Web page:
A policeman was on Thursday killed during a clash between his colleagues and members of the Islamic Movement in Nigeria (IMN), better known as Shi’ites in Kaduna state.
Many members of the sect also sustained injuries in the clash which started on Wednesday.
Members of the group had trooped out in large numbers to witnessed the the trial of Ibrahim Zakzaky, their leader, at the Kaduna state high court.
Armed security personnel had prevented the group from accessing the court complex along Bida road, Kaduna.
The situation became violent around Ibrahim Taiwo Road as the Shi’ites pelted the officers with stones and other dangerous objects.
Despite the release of teargas canisters, the protesters trooped out en masse.
Aliyu Mukhtar, spokesman of the Kaduna police command, said the deceased officer died after being hit by objects thrown at him by the Shi’ites.
“It was a large crowd, the shiite members as usual were hiding in the midst of people and when our men were trying to disperse them, they started throwing stones at them,” he said.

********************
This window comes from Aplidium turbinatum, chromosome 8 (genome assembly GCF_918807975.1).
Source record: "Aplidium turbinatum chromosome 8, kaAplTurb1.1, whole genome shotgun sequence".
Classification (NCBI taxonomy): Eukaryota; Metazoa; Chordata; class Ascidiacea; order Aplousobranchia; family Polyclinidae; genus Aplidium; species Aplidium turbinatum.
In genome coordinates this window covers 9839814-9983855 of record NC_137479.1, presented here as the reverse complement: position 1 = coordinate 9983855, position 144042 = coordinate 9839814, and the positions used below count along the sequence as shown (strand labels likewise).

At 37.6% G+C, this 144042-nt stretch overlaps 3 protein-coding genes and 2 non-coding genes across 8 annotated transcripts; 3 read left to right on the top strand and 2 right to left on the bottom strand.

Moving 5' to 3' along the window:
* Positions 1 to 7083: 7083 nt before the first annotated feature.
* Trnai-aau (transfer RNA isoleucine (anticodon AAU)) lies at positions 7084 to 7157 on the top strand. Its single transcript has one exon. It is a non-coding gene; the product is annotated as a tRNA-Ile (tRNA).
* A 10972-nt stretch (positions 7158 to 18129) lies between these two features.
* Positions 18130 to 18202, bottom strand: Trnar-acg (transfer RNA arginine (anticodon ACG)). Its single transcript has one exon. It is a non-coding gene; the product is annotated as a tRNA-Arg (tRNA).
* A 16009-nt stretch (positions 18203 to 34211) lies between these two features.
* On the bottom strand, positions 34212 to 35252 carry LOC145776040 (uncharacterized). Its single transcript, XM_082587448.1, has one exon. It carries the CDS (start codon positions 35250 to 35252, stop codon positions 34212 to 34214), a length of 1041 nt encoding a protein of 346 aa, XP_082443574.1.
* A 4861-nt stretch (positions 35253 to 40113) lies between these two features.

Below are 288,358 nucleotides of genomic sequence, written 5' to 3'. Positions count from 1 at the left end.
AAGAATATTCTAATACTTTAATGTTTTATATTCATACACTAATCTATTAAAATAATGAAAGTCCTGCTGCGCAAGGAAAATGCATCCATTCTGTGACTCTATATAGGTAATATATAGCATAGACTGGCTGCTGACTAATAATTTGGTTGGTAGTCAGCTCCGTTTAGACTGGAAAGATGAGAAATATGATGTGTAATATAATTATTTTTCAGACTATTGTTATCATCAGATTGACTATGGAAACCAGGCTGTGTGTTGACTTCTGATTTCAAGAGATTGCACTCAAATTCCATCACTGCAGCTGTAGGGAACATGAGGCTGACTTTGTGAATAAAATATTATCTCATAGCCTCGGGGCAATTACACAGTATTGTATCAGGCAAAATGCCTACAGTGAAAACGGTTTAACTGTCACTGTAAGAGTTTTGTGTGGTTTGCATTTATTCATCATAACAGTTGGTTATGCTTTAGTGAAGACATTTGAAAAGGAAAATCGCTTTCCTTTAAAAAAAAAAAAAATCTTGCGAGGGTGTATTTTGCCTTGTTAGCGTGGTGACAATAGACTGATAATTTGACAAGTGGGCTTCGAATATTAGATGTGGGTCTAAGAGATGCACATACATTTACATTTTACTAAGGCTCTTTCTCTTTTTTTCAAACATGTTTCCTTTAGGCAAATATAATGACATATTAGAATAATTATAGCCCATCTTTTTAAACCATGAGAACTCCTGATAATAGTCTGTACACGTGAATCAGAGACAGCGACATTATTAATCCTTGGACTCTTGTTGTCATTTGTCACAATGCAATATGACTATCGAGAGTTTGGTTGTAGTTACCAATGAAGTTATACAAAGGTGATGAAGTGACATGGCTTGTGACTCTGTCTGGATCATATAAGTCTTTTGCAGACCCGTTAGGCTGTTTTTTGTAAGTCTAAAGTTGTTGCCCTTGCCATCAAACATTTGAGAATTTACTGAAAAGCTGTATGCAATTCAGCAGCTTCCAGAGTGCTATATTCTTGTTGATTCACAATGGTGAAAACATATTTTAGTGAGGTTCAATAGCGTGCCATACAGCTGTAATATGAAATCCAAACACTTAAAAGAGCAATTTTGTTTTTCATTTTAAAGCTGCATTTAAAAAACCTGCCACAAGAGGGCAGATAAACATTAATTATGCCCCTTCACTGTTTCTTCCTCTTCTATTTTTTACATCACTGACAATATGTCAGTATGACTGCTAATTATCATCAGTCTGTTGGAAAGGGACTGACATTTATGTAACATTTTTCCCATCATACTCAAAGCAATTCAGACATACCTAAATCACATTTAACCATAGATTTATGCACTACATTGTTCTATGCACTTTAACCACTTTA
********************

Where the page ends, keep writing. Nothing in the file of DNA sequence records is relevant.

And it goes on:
“The policeman was hit with stones several times and he fell down. He was taken to the Barau Dikko Specialist Hospital were he gave up.”
He said 11 members of the group members were immediately arrested while the situation had been brought under control.
Meanwhile, Femi Falana, counsel to Zakzaky, told reporters that the court did not sit and the case was adjourned till July 11.
Falana also condemned the authorities for barring journalists from the court, saying trial is public.
“Ladies and gentlemen you also have a duty to insist on being part of this trial because it is a public trial. It is your right to cover the proceedings” he said.
“What happened in court today is that, the court did not sit. We were informed by the registrar of the court that his lordship, Justice Gideon Kurada is indisposed. In the circumstance, we have to take a date, the prosecution and defense counsel have agreed to come back on 11th July to have possibly the arraignment and file an application for bail for our client.
“So, that is where we are. We don’t know the reason the judge is not in court but we were told he was indisposed.”
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